I enjoyed a recent article by Ken Milberg in IBM System Magazine's Mainframe EXTRA called "The Gen Xer's Guide to the Mainframe Part II". You can see the article at

Generation Xers, Ken tells us, are those born after 1964, and, according to Wikipedia, before 1982. The article lists the benefits of mainframes as discovered by a fictional 41 year-old IT Director. In the article the cost efficiency of the mainframe is explored.

Ben, the fictional IT Director, discovers a number of reasons why the mainframe could save money when compared with distributed systems. He finds the Total Cost of Ownership (TCO) for a mainframe is better than for distributed systems. He highlights maintenance, energy, cooling, design and architecture of networks, staffing woes, and the inability of IT to properly manage the proliferation of distributed systems, as bad news for distributed systems. He also mentions important topics such as security, back-ups, and disaster recovery as areas where distributed systems are weaker than mainframes.

In terms of risk management and compliance (SOX and all those other regulations that apply nationally, internationally, and at the local level) the mainframe wins again. He also mentions licensing software as a problem for distributed systems.

The article also highlights research by Arcati ( - the people responsible for the Arcati Mainframe Yearbook) suggesting that by 2010 mainframe costs would be 25% of Windows server costs and 33% of Unix server costs.

Milberg suggests that with a mainframe, a new system could be configured in a few minutes, whereas a distributed system could take days.

He concludes by saying, "the mainframe provided everything that the distributed systems couldn't: security, reliability and dependability, breathtaking performance, manageability, and rock-solid support from a vendor with more than 40 years of experience with the product."

All this and it runs Java. I'm obviously totally in agreement, and looking forward to part III of this article.

Sunday, 15 June 2008

Gloomy news for IMS?

The Virtual IMS Connection ( user group recently surveyed IMS users about IMS and their plans for the future. The results were published last week during at their user group meeting. And the results make interesting reading for anyone involved with IMS either as a systems programmer, software vendor, or user.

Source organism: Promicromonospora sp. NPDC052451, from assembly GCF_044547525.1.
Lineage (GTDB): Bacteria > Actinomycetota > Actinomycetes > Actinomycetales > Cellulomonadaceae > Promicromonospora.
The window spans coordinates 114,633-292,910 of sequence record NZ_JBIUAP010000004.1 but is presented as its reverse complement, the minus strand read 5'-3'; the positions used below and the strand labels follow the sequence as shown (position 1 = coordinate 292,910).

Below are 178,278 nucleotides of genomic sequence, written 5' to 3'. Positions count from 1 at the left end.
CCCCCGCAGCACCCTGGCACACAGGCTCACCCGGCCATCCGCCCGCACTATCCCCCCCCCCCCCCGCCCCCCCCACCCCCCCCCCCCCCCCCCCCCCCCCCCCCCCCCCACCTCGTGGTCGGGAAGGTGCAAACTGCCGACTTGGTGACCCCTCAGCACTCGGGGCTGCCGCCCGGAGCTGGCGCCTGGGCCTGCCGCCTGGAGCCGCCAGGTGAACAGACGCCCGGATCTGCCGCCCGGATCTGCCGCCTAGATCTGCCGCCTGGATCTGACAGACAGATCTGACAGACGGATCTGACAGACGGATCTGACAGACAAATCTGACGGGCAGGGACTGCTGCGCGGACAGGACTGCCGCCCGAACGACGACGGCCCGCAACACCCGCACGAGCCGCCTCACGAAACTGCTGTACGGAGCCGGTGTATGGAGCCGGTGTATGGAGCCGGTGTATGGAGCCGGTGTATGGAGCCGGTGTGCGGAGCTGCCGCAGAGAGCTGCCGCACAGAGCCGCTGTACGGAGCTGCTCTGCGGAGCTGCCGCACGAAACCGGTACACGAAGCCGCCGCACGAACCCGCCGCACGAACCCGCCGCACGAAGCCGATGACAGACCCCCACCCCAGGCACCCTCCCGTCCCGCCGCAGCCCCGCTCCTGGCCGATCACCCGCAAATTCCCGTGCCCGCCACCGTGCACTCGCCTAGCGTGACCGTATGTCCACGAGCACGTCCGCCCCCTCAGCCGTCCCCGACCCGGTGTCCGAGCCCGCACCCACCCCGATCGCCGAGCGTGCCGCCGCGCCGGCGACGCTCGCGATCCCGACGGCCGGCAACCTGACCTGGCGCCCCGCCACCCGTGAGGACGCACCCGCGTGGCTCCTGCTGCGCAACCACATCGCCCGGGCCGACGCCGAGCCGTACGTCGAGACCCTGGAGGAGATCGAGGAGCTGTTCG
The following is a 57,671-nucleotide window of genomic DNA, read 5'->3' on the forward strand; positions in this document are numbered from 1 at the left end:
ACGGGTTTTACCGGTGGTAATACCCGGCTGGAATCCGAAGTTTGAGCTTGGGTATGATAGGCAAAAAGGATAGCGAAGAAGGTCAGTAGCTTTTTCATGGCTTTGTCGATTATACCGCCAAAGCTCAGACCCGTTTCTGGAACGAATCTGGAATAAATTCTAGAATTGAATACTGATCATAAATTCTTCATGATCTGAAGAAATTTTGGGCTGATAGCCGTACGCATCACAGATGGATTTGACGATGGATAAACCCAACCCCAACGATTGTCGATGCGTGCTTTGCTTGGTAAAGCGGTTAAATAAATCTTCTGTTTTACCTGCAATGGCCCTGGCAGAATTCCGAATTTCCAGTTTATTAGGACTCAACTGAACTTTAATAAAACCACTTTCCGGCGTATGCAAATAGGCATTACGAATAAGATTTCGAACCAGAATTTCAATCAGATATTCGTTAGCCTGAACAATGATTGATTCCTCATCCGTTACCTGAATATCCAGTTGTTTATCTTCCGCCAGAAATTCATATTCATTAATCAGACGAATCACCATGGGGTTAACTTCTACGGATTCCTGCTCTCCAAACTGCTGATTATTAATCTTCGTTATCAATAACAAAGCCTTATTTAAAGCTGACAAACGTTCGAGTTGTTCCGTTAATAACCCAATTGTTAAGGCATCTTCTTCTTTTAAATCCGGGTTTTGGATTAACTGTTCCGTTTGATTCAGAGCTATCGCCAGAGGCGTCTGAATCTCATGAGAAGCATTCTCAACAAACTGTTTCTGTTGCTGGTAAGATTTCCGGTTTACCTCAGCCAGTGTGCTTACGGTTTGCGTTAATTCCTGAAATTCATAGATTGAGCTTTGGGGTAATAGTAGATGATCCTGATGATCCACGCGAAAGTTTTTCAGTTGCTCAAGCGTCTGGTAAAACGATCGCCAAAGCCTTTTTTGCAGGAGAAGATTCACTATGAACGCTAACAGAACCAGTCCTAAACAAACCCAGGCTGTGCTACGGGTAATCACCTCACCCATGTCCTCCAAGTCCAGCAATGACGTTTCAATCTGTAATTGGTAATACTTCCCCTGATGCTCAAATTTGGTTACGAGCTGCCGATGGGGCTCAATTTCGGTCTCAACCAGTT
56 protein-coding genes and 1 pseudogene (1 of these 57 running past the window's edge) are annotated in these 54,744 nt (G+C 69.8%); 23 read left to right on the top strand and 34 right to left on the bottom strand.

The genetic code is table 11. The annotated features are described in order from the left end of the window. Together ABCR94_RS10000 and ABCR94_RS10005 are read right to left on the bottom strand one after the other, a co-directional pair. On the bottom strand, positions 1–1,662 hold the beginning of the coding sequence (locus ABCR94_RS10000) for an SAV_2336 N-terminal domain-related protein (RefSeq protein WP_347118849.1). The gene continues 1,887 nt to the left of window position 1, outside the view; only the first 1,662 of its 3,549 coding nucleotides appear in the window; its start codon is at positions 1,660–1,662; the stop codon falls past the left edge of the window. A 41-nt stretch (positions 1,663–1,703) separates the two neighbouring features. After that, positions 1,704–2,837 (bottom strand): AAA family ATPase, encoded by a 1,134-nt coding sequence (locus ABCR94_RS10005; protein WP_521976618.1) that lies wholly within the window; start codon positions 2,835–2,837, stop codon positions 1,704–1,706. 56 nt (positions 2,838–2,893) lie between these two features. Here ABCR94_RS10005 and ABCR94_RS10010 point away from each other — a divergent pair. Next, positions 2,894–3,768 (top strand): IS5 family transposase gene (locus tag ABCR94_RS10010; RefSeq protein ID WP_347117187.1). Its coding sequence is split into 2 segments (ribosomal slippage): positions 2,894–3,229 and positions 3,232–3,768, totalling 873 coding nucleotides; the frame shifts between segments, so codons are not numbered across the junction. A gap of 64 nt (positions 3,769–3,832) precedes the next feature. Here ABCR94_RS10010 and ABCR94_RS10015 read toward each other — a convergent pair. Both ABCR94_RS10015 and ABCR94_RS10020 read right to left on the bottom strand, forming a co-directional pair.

The survey was carried out from the middle of April to the middle of May this year and included results from 45 different sites representing 38 different organizations in 10 different countries. Most sites were still using V9, but a third of respondents had at least one machine running the new V10. Over two thirds of the sites were fairly big, running over 100 databases.

The survey asked whether new IMS applications were being developed at respondents’ sites. The good news was that just over half said "yes", the bad news is that it was only just over half the sites that said "yes". Just under half said "no".

The survey also asked whether respondents had plans to retire IMS applications. Out of 44 replies, 25 said "no", but a disappointingly high number (19) said "yes". It then asked whether respondents planned to migrate data from IMS to another database. Again, out of 44 respondents 25 said "no", and 19 said "yes", with 13 respondents (29.5%) answering "yes" to both question. This must be a worry for IBM and software vendors producing IMS-related software because it looks like nearly half the current IMS user base could disappear. In addition, there is little evidence from elsewhere suggesting that any sites are migrating to IMS.

How quickly are these sites planning to retire applications or migrate data? Looking at the 19 sites planning to migrate data, five (26.3%) planned to migrate data to other databases in less than a year, nine (47.4%) planned the migration in 1-5 years, and five sites (26.3%) weren’t expecting to migrate for at least five years.